Mixed or average reviews - based on 19 Critics

Critic score distribution:
  1. Positive: 10 out of 19
  2. Negative: 1 out of 19
  1. Sep 28, 2011
    Furthermore, Totori outdoes its predecessor in nearly every aspect, showing that Gust is always trying to one-up itself with each new release. Atelier Totori shines for its honesty, and has a lighthearted feel that the majority of RPGs don't match.
  2. Sep 28, 2011
    Players looking for a colorful world, a lighthearted story, and deep gameplay need look no further than Atelier Totori.
  3. Sep 28, 2011
    It has a few drawbacks – the story isn't great, it takes too long to progress, and some of the battle can feel a little underwhelming – but for RPG fans, it's a winner.
User Score

Mixed or average reviews- based on 99 Ratings

User score distribution:
  1. Positive: 6 out of 8
  2. Negative: 0 out of 8
  1. sgb
    Oct 6, 2011
    Basically the same game as Aletlier Rorona with minor improvements throughout the game. The biggest improvement is there are no longer 'assignments', instead you have one main goal and the entire timelimit can be spent reaching that however you like. It feels much more open ended than Rorona. Little things like being able to turn in quests with items in your storage help game flow, and the art is better.

    However the some of the main problems Rorona had return. Combat is still bland, the game is still very easy, and the plot and dialogues are still mostly pointless. I understand they wanted to avoid a cheesy 'save the world' plot with these games, but having almost nothing going on isn't any better. While the art is nice, the in-game models are still sub-par for modern RPG standards. Sound and voiceovers are okay, but nothing special. As a fair warning, this game had day 1 DLC which I feel is a !@#$ move for any company.

    All in all if you loved Rorona, you'll enjoy Totori. If you thought Rorona was a below average game, Totori won't change your opinion of the series.
    Full Review »
  2. Oct 6, 2011
    Totori improves in every possible way Rorona's already original and compelling gameplay, mixing the old turn based jrpg fare with a lot of rare elements often found in manager games.. Alchemy has never been so much fun, and since the narrative is more focused than in Rorona because of Totori's own personal story I felt much more interested to explore every corner of the world and to try every possible event.

    Not only that, but graphics have really been improved, and the characters are extremely well done, sometimes even better than the portraits used in dialogues. I strongly suggest this game to anyone interested in non-conventional, experimental games, not to mention Atelier fans.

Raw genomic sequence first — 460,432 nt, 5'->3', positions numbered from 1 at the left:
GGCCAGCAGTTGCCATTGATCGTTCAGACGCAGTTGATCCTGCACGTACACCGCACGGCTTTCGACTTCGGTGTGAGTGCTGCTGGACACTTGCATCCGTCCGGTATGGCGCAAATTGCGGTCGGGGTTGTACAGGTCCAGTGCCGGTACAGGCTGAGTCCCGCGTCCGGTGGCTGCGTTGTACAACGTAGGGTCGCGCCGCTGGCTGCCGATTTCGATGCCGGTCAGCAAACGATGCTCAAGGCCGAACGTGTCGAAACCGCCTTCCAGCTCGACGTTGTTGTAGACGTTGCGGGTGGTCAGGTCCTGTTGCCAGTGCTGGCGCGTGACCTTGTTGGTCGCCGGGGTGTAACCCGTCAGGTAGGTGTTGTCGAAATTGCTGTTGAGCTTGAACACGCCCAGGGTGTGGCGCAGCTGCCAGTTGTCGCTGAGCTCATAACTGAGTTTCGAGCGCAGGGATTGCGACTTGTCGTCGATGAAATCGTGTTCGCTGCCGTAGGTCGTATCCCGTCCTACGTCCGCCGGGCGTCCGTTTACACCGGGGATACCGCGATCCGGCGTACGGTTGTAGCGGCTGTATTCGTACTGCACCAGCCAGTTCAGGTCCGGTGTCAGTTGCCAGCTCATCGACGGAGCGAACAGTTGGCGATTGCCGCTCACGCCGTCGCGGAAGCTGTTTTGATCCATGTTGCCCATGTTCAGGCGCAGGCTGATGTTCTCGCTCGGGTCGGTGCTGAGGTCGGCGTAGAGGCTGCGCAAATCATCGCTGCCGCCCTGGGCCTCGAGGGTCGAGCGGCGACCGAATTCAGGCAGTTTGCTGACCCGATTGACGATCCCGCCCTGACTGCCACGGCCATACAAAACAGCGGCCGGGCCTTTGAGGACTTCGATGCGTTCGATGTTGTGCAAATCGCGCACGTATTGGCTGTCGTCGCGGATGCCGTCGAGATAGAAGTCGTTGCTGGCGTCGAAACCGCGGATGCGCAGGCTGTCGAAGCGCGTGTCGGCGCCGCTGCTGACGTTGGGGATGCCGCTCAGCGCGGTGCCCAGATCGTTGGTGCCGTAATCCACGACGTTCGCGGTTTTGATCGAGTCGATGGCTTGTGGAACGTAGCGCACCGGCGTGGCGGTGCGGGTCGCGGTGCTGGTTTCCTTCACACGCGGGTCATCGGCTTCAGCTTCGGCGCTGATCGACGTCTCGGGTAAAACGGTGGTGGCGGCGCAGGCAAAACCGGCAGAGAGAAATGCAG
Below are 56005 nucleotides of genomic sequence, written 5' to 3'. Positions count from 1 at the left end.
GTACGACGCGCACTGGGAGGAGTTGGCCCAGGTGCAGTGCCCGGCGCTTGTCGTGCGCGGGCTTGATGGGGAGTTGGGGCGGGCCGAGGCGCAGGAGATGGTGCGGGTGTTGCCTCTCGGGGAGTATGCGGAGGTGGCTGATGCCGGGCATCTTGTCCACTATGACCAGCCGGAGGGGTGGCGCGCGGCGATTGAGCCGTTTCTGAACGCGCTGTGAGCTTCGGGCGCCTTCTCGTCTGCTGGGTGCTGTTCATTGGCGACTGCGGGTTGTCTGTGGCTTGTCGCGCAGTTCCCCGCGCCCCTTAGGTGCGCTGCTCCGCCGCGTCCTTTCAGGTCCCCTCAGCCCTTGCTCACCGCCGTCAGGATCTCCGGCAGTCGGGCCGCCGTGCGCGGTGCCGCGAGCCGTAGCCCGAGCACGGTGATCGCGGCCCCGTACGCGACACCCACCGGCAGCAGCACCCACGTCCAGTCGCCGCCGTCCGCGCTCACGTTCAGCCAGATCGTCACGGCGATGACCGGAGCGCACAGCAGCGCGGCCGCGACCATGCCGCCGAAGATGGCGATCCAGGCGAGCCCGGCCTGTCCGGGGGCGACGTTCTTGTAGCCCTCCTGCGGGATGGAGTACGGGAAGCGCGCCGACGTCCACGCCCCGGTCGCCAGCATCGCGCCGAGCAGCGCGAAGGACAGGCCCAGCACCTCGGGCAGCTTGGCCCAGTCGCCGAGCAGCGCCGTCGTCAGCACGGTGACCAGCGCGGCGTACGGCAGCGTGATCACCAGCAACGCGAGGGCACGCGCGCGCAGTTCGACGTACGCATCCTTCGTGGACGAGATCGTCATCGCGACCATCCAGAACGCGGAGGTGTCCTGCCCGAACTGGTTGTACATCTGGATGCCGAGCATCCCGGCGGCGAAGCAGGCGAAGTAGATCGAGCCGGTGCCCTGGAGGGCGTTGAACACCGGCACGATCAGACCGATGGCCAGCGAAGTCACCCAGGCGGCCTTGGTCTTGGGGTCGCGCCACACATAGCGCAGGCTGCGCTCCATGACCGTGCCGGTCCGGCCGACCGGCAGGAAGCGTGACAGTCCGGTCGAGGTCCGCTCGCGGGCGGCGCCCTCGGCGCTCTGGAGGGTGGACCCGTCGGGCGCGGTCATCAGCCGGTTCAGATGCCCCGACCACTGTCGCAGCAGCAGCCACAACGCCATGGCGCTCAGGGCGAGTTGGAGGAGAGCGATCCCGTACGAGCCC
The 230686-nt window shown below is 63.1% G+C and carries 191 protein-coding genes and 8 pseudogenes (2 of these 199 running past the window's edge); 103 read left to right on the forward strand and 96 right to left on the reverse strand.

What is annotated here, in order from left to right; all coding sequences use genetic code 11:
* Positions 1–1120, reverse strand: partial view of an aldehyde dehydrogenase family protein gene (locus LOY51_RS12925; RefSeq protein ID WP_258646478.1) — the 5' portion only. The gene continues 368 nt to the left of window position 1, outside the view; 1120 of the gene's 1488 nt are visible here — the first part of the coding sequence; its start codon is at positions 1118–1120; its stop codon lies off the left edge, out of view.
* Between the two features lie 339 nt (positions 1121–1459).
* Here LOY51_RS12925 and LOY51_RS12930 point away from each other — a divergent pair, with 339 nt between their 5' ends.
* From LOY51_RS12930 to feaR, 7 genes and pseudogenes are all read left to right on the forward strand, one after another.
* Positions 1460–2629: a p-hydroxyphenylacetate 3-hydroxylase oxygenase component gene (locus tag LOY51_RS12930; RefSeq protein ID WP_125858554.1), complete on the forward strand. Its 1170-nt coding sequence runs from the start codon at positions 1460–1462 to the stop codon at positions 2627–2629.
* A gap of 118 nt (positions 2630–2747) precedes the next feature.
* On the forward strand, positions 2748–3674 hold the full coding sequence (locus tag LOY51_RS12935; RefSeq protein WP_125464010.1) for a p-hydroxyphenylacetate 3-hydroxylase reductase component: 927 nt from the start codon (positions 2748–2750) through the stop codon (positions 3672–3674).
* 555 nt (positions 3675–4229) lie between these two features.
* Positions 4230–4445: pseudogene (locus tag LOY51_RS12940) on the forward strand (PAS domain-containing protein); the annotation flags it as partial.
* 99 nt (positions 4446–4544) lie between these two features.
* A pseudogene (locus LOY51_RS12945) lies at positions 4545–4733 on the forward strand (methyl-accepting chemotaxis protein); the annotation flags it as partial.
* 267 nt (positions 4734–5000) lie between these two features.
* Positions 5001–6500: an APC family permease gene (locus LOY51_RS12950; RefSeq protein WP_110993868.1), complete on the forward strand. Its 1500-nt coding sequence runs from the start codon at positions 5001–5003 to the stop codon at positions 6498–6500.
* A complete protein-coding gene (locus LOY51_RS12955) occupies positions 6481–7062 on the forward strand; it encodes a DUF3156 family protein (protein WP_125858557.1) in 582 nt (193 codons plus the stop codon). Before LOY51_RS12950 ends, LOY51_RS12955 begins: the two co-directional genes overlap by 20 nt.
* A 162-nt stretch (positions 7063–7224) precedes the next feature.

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  3. Oct 7, 2011
    Atelier Totori is a surprising game. It hits all the right notes, with its charm, that which many games lack nowadays. Make no mistake; this is not an elaborate journey where bloodshed and betrayal will befall upon you, the player. It's, instead, a heartwarming, lighthearted adventure about a youngster's pilgrimage. A tale about maturity, about experience. However, its charm is yet its biggest flaw: it's a niche game, first and foremost. A game that's just simple and honesty, and thus, not many people will like it. It pushes away connoisseurs of the japanese variation of the genre, with its open-ended gameplay and choice as far as the eye can see. It also pushes away fans of the western variation of the genre, with its cutesy charm and bubbly presentation. It's a game that appeals to no-one, and, instead, it does its own thing.

    That's also why it's so engrossing, and so fun. It's a relaxing, sometimes touching experience that gives the player what others don't offer: an RPG that does something truly different.

    It's a game that's just playful, and endearing. It's not flawless, however. The narrative (or lack thereof, for half the game), certain bugs, weak backgrounds and standard combat are all there. Yet, it's fun to play. It's TONS of fun to play. It's just a joy to go through. To laugh along, and to cry along. To engross yourself into the standard, yet beautiful world of Arland, and its plains, catacombs, forests and caves. To explore, and be rewarded. To fail, and be rewarded. To simply enjoy, something not many games of this generation focus on.
    Full Review »